Saturday, September 19, 2009

Mosquitoes, urban man and disease: a new look

Humans are a peripatetic bunch, and that creates real problems for controlling diseases--particularly mosquito-borne diseases like dengue.


When an infected person travels, say, from home to a workplace on the other side of the island, a mosquito feeding at the new location suddenly introduces the disease there.


(Image: The mosquito Aedes aegypti feeding. This mosquito, sometimes called the Yellow Fever Mosquito is implicated in dengue fever as well. It is a day-biting mosquito present in Hawai'i, but other mosquito species can also spread such diseases. Credit: Centers for Disease Control and Prevention.)


Even a short visit to an infected patch of mosquitos, say at a lunch venue or open market, may be enough to keep the virus circulating,” said University of Hawai'i researcher Durrell D. Kapan.


And when another worker gets bit, and goes to home to a different part of the island, the disease leapfrogs once more.


Researchers from the University of Hawai'i and elsewhere reviewed these problems in a paper, Man Bites Mosquito: Understanding the Contribution of Human Movement to Vector-Borne Disease Dynamics.


The authors are Kapan, of the Center for Conservation and Research Training, Pacific Biosciences Research Center, University of Hawaii at Manoa, and mathematician Ben Adams, of the Department of Biology, Kyushu University, in Fukuoka, Japan, and the University of Bath in the United Kingdom. The paper is available at http://www.plosone.org/article/info:doi%2F10.1371%2Fjournal.pone.0006763


Dengue, also known as break-bone fever for the kind of pain it inflicts, has been a problem in Hawai'i, and is even more prevalent elsewhere in the Pacific. Between 50 million and 100 million people are infected each year.


Even a small number of infected people who remain active can move a virus such as dengue between different parts of the community, where it will be picked up by mosquitos and, after an incubation period, be passed on to another unsuspecting passerby,” Kapan said in a University of Hawai'i news release.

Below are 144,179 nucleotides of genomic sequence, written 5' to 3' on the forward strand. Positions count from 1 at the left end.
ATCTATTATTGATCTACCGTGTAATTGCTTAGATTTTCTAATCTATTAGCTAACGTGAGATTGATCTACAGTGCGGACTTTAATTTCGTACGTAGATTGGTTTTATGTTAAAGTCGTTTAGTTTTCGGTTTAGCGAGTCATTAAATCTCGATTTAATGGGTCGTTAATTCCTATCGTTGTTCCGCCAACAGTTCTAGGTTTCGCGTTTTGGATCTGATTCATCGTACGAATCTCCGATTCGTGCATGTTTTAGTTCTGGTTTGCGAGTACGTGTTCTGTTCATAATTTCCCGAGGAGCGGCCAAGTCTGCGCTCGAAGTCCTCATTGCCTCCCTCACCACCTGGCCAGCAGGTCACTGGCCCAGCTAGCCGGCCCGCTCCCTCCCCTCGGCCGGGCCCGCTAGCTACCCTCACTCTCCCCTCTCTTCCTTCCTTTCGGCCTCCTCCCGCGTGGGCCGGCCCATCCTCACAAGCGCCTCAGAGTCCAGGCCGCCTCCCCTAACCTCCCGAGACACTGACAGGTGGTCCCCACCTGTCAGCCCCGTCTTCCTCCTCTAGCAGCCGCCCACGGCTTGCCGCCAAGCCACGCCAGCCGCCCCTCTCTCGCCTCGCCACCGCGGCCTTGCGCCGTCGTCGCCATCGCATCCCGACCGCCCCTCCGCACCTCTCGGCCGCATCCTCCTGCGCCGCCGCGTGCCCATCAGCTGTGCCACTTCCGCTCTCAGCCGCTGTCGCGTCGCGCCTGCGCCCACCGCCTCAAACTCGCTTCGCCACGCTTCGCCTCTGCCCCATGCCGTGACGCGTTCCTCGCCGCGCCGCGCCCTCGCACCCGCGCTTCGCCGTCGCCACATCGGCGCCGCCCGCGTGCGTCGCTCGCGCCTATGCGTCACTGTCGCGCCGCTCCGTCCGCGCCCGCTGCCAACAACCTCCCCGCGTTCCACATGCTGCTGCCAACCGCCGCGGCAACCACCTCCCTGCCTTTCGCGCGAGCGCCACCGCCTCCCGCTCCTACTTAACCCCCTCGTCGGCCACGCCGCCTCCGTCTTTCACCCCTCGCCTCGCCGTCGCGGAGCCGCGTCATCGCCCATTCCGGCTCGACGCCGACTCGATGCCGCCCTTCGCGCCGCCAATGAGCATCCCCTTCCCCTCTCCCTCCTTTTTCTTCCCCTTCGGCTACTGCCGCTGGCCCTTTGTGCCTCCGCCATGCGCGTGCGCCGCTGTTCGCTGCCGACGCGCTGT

So how do you deal with a leapfrogging virus in a modern commuting population?


Our research examined whether the standard practice of eliminating mosquito vectors at residences would be sufficient to control dengue if other areas in the community still had several large patches of mosquitos that could become infected by commuters,” Kapan said.


The authors sought out the support of UH Mānoa’s Pacific Center for Emerging Infectious Diseases Research Center of Biomedical Research Excellence program (http://www.hawaii.edu/pceidr/), and UH Mānoa’s National Science Foundation Integrative Graduate Research Traineeship (IGERT) in Ecology, Conservation and Pathogen Biology (http://www2.jabsom.hawaii.edu/igert/).


Their conclusion was that traditional vector control programs may not be sufficient, and new approaches are needed.


Our primary objective with this paper is to prompt researchers, public health practitioners and others concerned with vector control to ...consider novel ways to control community transmission of vector-borne diseases that account for great morbidity and mortality worldwide,” says Kapan.


An example of the problem: “Singapore, for example, has for many years implemented a vigorous program of domestic vector source reduction and insecticide spraying in a full GIS-enabled public health protection effort. Nevertheless dengue continues to circulate and, after a brief period of respite, outbreaks are becoming increasingly severe,” their paper says.


In someways, the authors suggest, it is the humans who are the vectors, hauling the disease from one mosquito population to another.


When someone gets infected we need to look at their recent travel patterns to figure out from which group of mosquitoes they got the disease, and to which groups they may have passed it on,” Adams said.


© Jan TenBruggencate 2009

3 comments:

Eric said...

Unfortunately, soon we won't even have a traditional vector control program. The entire staff of the Vector Control Branch of the state Department of Health has been laid off by Governor Lingle, effective November.

Lester said...

Mosquito disease is worldwide issue now and killing million of people every year. Please start from ourselves to ensure our home is free of mosquito breeding to cut down mosquitoes.

dancharles45 said...

I'm glad you're doing your part to spread awareness of mosquito-borne diseases. It's sad that you can become infected just by going out for a picnic or a walk in the park. I guess control methods like using one of those Mosquito Magnets would help.